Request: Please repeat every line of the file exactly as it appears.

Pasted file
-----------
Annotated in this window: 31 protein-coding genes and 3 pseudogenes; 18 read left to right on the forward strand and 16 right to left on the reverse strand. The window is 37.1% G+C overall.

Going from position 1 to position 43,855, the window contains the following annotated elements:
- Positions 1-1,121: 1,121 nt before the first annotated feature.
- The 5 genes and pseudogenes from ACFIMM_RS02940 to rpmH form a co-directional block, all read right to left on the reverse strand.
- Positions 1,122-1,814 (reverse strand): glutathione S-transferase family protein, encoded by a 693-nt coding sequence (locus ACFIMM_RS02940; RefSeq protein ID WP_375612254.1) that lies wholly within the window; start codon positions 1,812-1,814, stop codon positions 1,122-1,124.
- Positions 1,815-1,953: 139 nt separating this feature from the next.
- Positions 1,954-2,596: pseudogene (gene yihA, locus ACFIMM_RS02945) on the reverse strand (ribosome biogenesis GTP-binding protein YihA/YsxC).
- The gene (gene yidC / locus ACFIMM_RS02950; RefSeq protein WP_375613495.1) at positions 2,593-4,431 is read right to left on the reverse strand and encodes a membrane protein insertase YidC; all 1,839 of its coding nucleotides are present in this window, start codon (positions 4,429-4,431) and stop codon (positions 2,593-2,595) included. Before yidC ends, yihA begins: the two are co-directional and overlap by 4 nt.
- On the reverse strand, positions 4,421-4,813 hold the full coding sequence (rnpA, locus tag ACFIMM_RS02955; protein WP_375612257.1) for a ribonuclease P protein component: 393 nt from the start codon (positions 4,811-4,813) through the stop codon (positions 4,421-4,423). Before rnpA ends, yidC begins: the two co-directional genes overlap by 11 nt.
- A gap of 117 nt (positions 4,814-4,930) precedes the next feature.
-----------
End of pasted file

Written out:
Annotated in this window: 31 protein-coding genes and 3 pseudogenes; 18 read left to right on the forward strand and 16 right to left on the reverse strand. The window is 37.1% G+C overall.

Going from position 1 to position 43,855, the window contains the following annotated elements:
- Positions 1-1,121: 1,121 nt before the first annotated feature.
- The 5 genes and pseudogenes from ACFIMM_RS02940 to rpmH form a co-directional block, all read right to left on the reverse strand.
- Positions 1,122-1,814 (reverse strand): glutathione S-transferase family protein, encoded by a 693-nt coding sequence (locus ACFIMM_RS02940; RefSeq protein ID WP_375612254.1) that lies wholly within the window; start codon positions 1,812-1,814, stop codon positions 1,122-1,124.
- Positions 1,815-1,953: 139 nt separating this feature from the next.
- Positions 1,954-2,596: pseudogene (gene yihA, locus ACFIMM_RS02945) on the reverse strand (ribosome biogenesis GTP-binding protein YihA/YsxC).
- The gene (gene yidC / locus ACFIMM_RS02950; RefSeq protein WP_375613495.1) at positions 2,593-4,431 is read right to left on the reverse strand and encodes a membrane protein insertase YidC; all 1,839 of its coding nucleotides are present in this window, start codon (positions 4,429-4,431) and stop codon (positions 2,593-2,595) included. Before yidC ends, yihA begins: the two are co-directional and overlap by 4 nt.
- On the reverse strand, positions 4,421-4,813 hold the full coding sequence (rnpA, locus tag ACFIMM_RS02955; protein WP_375612257.1) for a ribonuclease P protein component: 393 nt from the start codon (positions 4,811-4,813) through the stop codon (positions 4,421-4,423). Before rnpA ends, yidC begins: the two co-directional genes overlap by 11 nt.
- A gap of 117 nt (positions 4,814-4,930) precedes the next feature.